Common Tread

Trial by mud: My first dual-sport trip

Apr 05, 2018

My husband Jason has a saying: “Sometimes the best part of a motorcycle ride is taking off your gear at the end of the day.”

I didn’t understand what he meant until my first multi-day dual-sport ride.

Until we started out on that first trip, I had only ridden my bike around Pittsburgh surface streets, country roads in the Laurel Highlands of Pennsylvania, and my own backyard. I didn’t know if I had the physical and mental stamina for longer rides. Honestly, I still had to give myself a pep talk to pull out of our driveway.

Jason and I had a plan to take a dual-sport camping trip out west. I had the bike, the gear and the interest, but I didn’t know if I could really handle a trip like that, due to my inexperience. Skills like tight cornering, handling a skid and using clutch control to massage my way through tough terrain were things I was just starting to practice.

First, I practiced some basics close to home. I’m lucky that Jason is an avid dirtbiker who works hard at improving his riding skills. He created obstacles in our backyard that mimic the tough terrain of off-road rides. He prepares for unexpected downed trees in the trails by practicing getting over downed trees in our woods. A stack of palettes in our backyard represents rock ledges. Any challenge we might encounter in the woods has a corresponding obstacle at our house. Jason even built scaled down obstacles to make it easier for me to practice my skills this way too. I have my own sets of railroad ties to practice getting my front wheel over and a gravel lot to practice skids.

backyard practice
Practicing technique in the backyard gravel. Photo by Devon Gill.

Not that I ever practiced enough. I made progress when I did practice, but I didn’t consistently put in the time I should have. We ultimately decided we were just going to have to start with a test ride and see what happened. We had two friends with cabins that were in prime locations for a multi-day motorcycle trip. One cabin was a day’s ride away. The other was a two-day ride past that using tracks from the Trans West Virginia Trail. Two more days after that, we could be at my parents’ house for a visit using more of the TWVT before we turned for home.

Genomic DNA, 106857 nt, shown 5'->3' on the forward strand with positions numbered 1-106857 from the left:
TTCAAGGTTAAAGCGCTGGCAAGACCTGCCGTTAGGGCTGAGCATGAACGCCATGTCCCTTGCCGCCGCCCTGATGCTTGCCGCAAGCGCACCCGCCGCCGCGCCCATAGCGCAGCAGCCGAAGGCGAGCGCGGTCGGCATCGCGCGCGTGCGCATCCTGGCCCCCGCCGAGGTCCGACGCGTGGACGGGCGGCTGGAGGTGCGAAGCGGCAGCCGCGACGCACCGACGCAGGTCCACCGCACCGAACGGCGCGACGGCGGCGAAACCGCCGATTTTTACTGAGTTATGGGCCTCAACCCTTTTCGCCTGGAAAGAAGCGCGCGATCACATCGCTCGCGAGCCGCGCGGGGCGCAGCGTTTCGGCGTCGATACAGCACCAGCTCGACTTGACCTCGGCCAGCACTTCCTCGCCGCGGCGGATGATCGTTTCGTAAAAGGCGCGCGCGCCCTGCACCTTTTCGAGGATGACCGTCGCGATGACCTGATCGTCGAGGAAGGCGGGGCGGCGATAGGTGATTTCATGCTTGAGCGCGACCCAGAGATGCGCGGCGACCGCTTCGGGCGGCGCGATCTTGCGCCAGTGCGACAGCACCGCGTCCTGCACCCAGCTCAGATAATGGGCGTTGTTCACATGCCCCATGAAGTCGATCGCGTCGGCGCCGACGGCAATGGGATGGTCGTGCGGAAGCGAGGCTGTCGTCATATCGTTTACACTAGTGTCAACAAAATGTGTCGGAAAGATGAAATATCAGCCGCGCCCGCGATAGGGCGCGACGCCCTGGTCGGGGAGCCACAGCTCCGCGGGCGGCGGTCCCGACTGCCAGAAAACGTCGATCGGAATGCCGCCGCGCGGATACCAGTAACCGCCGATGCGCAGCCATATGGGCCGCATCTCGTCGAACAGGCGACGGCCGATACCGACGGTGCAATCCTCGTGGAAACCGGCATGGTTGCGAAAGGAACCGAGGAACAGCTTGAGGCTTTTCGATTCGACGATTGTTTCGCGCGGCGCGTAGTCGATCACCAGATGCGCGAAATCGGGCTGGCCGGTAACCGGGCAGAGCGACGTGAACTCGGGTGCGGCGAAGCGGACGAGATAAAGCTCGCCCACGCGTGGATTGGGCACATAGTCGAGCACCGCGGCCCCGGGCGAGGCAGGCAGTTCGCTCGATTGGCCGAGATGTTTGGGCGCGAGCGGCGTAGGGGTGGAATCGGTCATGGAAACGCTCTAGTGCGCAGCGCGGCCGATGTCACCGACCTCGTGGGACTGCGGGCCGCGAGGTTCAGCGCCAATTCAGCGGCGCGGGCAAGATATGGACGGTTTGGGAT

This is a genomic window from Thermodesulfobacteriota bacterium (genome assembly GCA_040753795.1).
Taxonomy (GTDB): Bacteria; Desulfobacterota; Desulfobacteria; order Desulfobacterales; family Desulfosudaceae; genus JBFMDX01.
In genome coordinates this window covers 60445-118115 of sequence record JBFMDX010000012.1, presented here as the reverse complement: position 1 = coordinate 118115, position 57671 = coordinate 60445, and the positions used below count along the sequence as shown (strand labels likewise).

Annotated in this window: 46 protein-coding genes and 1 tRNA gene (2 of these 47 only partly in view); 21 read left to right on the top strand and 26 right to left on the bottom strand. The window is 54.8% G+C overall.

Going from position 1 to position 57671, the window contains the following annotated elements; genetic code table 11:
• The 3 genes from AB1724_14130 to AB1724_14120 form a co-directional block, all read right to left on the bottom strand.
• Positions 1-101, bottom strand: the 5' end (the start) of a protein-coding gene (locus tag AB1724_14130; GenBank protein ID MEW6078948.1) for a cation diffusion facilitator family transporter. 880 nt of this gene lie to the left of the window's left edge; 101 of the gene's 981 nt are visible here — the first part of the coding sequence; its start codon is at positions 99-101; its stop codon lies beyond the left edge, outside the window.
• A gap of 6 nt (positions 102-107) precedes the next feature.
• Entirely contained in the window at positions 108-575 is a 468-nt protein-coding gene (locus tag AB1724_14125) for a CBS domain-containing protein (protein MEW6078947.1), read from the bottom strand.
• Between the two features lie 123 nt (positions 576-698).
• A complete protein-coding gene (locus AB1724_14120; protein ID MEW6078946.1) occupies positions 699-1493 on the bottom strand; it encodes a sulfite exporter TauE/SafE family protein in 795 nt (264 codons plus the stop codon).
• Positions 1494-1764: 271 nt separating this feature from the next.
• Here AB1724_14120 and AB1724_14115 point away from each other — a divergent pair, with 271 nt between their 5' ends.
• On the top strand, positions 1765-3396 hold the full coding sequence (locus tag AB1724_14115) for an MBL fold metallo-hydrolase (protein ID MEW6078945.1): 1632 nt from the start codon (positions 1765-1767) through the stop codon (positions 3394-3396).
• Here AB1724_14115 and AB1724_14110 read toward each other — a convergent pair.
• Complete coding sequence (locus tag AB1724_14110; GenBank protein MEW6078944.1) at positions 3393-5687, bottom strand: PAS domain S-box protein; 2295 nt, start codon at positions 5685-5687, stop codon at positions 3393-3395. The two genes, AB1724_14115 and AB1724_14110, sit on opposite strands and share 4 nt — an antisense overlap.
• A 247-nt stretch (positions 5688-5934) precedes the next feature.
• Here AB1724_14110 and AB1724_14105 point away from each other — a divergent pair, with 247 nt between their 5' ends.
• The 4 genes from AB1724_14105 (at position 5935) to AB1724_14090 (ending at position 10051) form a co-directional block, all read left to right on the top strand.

Somewhere along the way, we would find out if I had what it took to do five days on two wheels through three states. Once the 700ish-mile route was set, it was just us, our matching Yamaha WR250Rs, fresh knobbies and camping gear.

Practice gets real on Day Two

Day One to our friend’s cabin in the Laurel Highlands was a route I was familiar with, but Day Two took me into uncharted territory. We left Pennsylvania and headed onto the West Virginia mountain mama country roads. By the end of Day Two, I had learned that just because the GPS says it’s a road on the map doesn’t mean it’s paved or easily passable. That’s the thing about a GPS: It just tells you where to go. It doesn’t know if you have the skills to get through it.

Halfway through Day Two, we hit a really long stretch of unpaved road that went from hard dirt to softer dirt to loose gravel. Here was that trial-by-fire situation we were looking for when we set out on this trip. Corners were suddenly terrifying and going slow enough to stay in first gear became my approach. Using my brakes felt like I was skidding into certain death.

gravel road riding
Yes, we're driving on an unpaved road. That's pretty much the point of this trip. Photo by Sally Turkovich Wright.
I tried to remind myself that the gravel lot and the railroad ties were the same things I was coming across out in the wild, but I hadn’t practiced enough at home, so I forgot that I had seen and experienced all of this before. I didn’t yet have the muscle memory that comes with repetition. I was wearing myself out by making dumb mistakes. I was riding too cautiously.